Thursday, April 9, 2015

Human Alteration of Climate: What the Media Rarely Talks About

Have humans already changed the climate of our planet?

The answer is emphatically yes.   

The media talks about this issue all the time, but they almost entirely talk about the impacts of greenhouse gases such as CO2.   

But there is far more human-induced climate change than that, and these changes are ones that folks from all political leanings can agree upon.   And the magnitude of such changes may surprise you.

Cooling Due to Irrigation

Large areas of the earth's surface are being irrigated for agriculture.   Such irrigation inevitably causes substantial surface cooling, particularly in summer, due to evaporation from the wet ground and from plants.  During the day, a substantial proportion of the sun's rays reaching the surface are used to evaporate water.

Want some examples?  Consider the HUGE irrigated region of the Central Valley of California (a semi-arid region), which is obvious from the green coloring in this satellite image.

Of the large irrigated areas of eastern Washington.

But why stop there?   There are huge swaths of land around the world that are being irrigated (see map)

Irrigation can cool the land surface down several degrees centigrade (2-5F) during the day.   We have even tried turning eastern Washington back to desert in our local weather simulations and the result was substantial warming for the irrigated regions (3-5F).  There have been a number of studies of the effects of irrigation on surface temperature, with several of them noting the the irrigation cooling counterbalanced greenhouse warming in places like the Central Valley of CA (e.g., reference).

Heat Island Effects in Urban Areas

There has been substantial warming in our urban areas, particularly at night.  This is often called the urban heat island effect.   First, urban areas are not as moist, thus  there is less evaporation during the day.   Concrete, stone, and asphalt absorb, store, and release solar warmth.   Combustion for heating and transportation release lots of heat.  The result?  Urban areas can be 2-10F warmer than nearby rural regions.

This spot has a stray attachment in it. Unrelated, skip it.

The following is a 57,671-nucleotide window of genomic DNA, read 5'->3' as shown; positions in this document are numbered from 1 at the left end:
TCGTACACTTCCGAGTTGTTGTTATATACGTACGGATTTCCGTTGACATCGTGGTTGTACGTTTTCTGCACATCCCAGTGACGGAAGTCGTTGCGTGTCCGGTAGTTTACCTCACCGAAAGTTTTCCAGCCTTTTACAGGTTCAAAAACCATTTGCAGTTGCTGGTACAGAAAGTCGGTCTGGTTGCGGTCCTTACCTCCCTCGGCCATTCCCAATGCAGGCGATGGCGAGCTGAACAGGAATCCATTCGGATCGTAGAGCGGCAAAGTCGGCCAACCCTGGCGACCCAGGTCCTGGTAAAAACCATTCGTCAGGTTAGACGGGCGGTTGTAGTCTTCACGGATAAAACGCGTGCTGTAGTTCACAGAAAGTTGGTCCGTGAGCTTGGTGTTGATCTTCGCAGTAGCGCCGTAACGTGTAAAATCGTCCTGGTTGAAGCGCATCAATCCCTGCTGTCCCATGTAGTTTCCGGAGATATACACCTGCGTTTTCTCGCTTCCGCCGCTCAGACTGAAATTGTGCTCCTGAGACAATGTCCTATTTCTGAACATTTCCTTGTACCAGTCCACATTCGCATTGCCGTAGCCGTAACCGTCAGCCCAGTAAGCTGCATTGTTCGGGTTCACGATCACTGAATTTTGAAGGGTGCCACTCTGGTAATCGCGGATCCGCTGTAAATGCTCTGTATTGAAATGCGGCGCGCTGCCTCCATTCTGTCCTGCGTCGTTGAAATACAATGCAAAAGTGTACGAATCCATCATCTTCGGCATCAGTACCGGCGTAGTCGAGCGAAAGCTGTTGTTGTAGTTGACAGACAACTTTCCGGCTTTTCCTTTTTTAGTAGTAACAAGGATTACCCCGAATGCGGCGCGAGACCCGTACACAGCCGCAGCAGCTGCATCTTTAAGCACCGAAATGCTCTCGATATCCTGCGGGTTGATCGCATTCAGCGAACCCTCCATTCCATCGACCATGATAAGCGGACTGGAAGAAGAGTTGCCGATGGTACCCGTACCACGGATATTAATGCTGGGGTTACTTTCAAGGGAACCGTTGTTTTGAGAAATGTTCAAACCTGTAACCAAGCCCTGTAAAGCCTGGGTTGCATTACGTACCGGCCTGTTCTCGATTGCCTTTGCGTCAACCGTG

Here is documentation of the heat island for the minimum temperatures around London for mid-May of one year.  5C or 9F warmer in the central city.    Seattle also has a heat island, with the warmest temperatures often around Boeing Field.  One time I drove around central Puget Sound with thermometers (helped by lots of students) was 15F cooler in Woodinville than downtown Seattle.

The climates of major cities throughout the world have been substantially warmed by such urbanization at the surface;  this effect is as large as that produced by human greenhouse gas emission and in the same direction....warming.

Changes in Clouds

The cloud distributions on our planet have been substantially modified by our species.   For example, over the Pacific (and other locations with low stratus/stratocumulus clouds) one frequently sees strange cloud lines, often called ship tracks.  Here is an example:

These ship tracks are caused by combustion products from ship acting as cloud condensation nuclei, increasing the number of cloud droplets, and thus producing whiter clouds.

And then there are contrails, the lines of high clouds behind high flying aircraft.   There are a LOT of contrails and they have substantially changed the climatology of upper level cloudiness around our planet.  Here is an example from the surface:

And another from space.

These are only a few examples of high mankind is changing the climate of our planet, and I am not even breaking a sweat---there are many more.   Greenhouse gas emissions are important, but we are doing a lot more to the climate of the planet that rarely gets on the media radar screen.


Upupaepops said...

So I guess my childhood notion that air planes made clouds (contrails) was not far wrong.

Hee hee a thinker ahead of her time.

Localgal said...